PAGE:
Greenpeace casts net over bottom trawlers
Greenpeace casts net over bottom trawl fishing industry
Nelson, 31 May 2004: This morning Orange Roughy Management Company was covered in a huge fishing net. A choir 'caught' beneath the company doorway sang songs about destruction of life in the deep sea. Each singing activist held placards showing pictures of creatures wiped out by bottom trawl nets.
The otherwise anonymous outside wall of the company headquarters was branded with a large arrow that read "Deep Sea Destruction".
Greenpeace Campaign Manager, Bunny McDiarmid, requested the New Zealand fishing industry (1) involved in high seas bottom trawling to stop deep sea destruction and support a global moratorium on the high sea.
"Research is showing that bottom trawling is destroying unique and fragile deep sea life in the effort to catch what amounts to a few fish. Scientists now consider bottom trawling to be the biggest threat to deep sea life, and are warning of extinctions of creatures virtually unknown to science and whole habitats being wiped out," said Ms McDiarmid.
"The high seas are the global commons, they belong to all of us, not just the fishing industry. We must ensure that the benefits of bottom trawling are not taken at the total expense of other deep sea life," she said. The economic return of this industry represents 0.2% of the global catch and 0.5% global catch value.
The deep sea is the last undiscovered frontier on the planet. Once thought to be void of life, scientists now estimate between 500,000 to 100,000,000 species live in the deep sea. Many of these species are situated around seamounts - underwater mountains.
Over 1000 scientists from 60 countries, including New Zealand, issued a statement in December calling for a global moratorium on high seas bottom trawling. Greenpeace is working internationally and nationally to support this call.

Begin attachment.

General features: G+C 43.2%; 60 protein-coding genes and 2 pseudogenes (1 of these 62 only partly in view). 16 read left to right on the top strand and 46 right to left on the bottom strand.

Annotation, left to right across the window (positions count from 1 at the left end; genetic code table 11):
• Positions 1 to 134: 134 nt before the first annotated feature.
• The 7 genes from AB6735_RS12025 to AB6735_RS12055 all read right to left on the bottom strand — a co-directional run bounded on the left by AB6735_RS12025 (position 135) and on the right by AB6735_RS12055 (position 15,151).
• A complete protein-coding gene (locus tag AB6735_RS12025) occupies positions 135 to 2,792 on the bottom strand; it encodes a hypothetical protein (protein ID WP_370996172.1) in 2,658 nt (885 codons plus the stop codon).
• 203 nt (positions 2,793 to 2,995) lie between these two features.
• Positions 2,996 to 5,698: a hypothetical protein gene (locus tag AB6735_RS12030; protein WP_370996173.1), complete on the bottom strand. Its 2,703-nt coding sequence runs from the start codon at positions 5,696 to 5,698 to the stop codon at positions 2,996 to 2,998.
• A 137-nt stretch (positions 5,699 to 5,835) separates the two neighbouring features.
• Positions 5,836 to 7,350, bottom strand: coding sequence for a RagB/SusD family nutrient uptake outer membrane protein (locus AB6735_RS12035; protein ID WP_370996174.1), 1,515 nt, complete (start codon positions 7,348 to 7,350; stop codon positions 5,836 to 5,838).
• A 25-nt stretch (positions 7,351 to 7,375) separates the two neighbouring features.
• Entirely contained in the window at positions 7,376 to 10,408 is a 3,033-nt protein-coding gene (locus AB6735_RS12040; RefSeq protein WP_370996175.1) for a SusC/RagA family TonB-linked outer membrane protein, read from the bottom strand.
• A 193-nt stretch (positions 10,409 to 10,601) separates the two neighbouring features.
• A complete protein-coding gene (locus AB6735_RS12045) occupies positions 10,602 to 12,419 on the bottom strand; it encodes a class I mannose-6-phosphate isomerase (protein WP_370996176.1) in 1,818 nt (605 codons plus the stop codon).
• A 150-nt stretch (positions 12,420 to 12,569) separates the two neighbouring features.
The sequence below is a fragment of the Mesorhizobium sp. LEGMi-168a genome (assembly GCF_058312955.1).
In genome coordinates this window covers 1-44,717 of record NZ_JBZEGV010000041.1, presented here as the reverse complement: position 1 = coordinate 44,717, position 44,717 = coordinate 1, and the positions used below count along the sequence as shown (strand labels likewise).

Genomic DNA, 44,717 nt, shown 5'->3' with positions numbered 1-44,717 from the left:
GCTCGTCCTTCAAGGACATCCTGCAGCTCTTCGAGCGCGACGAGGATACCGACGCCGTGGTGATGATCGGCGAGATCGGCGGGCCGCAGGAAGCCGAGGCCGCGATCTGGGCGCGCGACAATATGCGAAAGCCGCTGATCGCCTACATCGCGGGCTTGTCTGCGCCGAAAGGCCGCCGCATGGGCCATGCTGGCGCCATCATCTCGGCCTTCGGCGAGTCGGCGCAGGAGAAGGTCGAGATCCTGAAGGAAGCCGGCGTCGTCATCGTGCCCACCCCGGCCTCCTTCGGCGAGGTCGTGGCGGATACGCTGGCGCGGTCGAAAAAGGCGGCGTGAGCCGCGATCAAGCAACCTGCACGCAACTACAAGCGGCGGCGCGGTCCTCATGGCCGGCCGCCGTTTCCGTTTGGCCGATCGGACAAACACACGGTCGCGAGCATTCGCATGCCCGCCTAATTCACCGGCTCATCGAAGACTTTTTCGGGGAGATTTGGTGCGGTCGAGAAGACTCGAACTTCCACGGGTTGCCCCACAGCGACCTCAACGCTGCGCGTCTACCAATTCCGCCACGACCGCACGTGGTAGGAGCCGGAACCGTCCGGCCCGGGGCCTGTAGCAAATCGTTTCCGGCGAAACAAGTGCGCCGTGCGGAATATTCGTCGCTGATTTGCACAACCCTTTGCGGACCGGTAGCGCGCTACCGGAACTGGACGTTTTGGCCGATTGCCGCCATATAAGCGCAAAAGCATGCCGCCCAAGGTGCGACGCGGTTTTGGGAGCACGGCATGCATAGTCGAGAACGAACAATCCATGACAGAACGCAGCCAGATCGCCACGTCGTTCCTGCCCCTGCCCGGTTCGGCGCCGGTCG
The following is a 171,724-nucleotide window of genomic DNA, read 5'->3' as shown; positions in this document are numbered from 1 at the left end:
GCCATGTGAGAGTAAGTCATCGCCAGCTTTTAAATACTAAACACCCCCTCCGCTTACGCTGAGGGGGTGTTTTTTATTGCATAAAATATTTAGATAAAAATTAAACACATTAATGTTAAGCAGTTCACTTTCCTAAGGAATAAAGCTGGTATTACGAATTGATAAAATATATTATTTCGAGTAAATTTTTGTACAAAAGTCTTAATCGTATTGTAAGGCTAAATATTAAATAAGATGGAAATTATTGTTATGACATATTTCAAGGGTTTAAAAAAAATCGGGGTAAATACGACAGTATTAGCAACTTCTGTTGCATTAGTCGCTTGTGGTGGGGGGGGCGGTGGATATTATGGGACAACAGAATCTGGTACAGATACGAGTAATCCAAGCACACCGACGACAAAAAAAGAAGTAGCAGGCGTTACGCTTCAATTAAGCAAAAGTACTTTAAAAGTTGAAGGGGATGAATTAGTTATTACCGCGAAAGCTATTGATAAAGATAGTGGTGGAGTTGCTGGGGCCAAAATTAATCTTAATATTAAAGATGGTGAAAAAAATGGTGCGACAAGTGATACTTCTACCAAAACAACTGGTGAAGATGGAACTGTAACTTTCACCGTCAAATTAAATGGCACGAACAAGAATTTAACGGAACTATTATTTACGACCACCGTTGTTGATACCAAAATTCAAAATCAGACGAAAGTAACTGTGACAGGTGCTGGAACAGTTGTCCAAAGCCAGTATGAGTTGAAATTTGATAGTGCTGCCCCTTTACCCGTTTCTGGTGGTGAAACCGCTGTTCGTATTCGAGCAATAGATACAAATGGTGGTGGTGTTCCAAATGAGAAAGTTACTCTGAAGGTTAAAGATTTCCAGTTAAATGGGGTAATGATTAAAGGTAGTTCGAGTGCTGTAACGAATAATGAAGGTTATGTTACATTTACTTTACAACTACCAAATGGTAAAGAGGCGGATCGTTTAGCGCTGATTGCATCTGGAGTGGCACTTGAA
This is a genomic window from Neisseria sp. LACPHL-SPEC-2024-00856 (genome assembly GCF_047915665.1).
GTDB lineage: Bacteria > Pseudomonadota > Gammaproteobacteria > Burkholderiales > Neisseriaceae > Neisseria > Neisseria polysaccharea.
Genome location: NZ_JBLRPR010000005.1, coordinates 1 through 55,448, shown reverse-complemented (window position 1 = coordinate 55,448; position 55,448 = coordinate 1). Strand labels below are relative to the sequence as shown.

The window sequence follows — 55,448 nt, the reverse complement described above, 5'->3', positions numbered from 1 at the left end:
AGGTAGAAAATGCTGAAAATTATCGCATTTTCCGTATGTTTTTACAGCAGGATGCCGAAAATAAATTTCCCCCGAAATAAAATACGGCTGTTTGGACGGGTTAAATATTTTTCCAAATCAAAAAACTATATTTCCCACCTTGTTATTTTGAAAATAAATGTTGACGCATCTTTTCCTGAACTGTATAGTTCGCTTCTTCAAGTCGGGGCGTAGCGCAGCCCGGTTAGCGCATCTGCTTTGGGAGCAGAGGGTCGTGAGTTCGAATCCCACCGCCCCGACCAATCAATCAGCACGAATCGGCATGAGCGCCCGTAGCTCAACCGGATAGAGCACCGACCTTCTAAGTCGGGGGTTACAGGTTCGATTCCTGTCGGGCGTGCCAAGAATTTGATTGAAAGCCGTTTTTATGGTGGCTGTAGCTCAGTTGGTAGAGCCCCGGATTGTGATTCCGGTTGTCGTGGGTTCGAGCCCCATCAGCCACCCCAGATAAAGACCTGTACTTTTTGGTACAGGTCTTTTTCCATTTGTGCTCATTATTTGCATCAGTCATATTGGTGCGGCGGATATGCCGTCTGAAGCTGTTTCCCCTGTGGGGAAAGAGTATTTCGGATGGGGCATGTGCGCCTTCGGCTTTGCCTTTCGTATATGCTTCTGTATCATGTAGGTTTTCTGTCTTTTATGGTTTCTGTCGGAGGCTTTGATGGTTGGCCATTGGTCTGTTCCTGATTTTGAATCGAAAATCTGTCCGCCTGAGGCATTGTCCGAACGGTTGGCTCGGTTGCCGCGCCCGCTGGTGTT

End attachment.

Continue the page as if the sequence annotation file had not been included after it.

Only last week CEO of the Orange Roughy Management Company, George Clement said (2) that orange roughy bottom trawling was benign and that New Zealand had done more than most other countries to protect deep sea environments.
"The ORMC are being hypocritical. On one hand boasting New Zealand has protected areas of the deep sea whilst on the other mounting a legal challenge against a decision to protect deep sea life within New Zealand's Exclusive Economic Zone (EEZ)", said Ms McDiarmid.
In September 2000, Fisheries Minister Pete Hodgson announced that 19 out of 860 underwater mountains inside our EEZ would be protected from bottom trawling, citing "scientific studies show that marine life on seamounts is diverse and vulnerable to the impacts of bottom trawling. A number of species found on seamounts are long-lived, slow growing and slow to reproduce."
Rainbow Warrior is in waters off New Zealand investigating
bottom trawl fishing. Updates from the crew are published